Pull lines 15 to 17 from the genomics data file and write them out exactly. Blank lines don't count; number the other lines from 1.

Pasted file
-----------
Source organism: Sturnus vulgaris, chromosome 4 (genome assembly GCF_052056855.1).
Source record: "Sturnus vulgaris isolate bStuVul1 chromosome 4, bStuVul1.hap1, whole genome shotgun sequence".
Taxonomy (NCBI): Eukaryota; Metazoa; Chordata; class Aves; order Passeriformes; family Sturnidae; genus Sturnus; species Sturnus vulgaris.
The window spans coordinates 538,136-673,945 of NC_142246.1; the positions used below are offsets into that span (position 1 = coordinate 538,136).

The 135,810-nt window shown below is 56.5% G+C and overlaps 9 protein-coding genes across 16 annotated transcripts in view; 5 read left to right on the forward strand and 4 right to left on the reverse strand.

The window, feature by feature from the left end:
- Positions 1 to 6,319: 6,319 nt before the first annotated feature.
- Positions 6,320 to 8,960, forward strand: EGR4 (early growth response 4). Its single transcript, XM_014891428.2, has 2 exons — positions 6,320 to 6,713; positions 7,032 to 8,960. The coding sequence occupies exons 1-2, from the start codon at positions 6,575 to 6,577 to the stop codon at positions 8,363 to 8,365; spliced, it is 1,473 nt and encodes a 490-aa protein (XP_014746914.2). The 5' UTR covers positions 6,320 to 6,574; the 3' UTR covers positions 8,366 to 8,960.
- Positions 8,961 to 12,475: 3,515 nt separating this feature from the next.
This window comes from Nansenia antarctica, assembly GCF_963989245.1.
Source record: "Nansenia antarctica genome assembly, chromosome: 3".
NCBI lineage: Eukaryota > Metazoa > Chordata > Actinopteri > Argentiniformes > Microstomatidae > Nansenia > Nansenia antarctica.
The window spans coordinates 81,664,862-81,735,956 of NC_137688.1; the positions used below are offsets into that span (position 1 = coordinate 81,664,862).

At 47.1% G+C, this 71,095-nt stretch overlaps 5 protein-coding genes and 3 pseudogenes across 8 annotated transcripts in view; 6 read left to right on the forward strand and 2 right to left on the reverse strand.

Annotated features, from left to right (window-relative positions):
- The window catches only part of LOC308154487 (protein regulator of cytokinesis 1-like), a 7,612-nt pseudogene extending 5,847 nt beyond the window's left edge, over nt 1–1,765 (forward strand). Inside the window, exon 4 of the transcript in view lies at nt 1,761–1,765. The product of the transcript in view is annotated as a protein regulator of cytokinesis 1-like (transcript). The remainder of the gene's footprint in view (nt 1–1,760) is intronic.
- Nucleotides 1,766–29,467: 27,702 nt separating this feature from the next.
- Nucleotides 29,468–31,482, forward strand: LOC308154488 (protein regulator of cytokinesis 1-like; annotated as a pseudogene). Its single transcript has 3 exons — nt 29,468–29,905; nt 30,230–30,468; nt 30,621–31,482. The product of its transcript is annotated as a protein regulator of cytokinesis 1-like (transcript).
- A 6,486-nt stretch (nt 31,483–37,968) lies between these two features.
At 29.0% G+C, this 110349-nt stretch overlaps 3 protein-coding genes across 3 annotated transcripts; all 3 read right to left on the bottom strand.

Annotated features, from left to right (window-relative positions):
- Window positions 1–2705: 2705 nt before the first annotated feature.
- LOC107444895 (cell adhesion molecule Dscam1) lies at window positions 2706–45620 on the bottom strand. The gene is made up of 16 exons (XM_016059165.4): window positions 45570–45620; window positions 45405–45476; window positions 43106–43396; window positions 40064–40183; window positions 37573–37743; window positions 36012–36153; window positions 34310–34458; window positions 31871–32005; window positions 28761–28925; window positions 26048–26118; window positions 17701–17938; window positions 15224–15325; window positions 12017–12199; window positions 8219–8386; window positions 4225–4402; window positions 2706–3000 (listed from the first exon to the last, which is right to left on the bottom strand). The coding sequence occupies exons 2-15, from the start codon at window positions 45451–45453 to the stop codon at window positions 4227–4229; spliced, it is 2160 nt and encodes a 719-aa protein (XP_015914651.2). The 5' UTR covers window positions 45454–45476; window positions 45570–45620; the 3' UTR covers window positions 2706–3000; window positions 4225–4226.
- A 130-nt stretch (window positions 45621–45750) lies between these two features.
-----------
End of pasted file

Annotated features, from left to right (window-relative positions):
- The window catches only part of LOC308154487 (protein regulator of cytokinesis 1-like), a 7,612-nt pseudogene extending 5,847 nt beyond the window's left edge, over nt 1–1,765 (forward strand). Inside the window, exon 4 of the transcript in view lies at nt 1,761–1,765. The product of the transcript in view is annotated as a protein regulator of cytokinesis 1-like (transcript). The remainder of the gene's footprint in view (nt 1–1,760) is intronic.
- Nucleotides 1,766–29,467: 27,702 nt separating this feature from the next.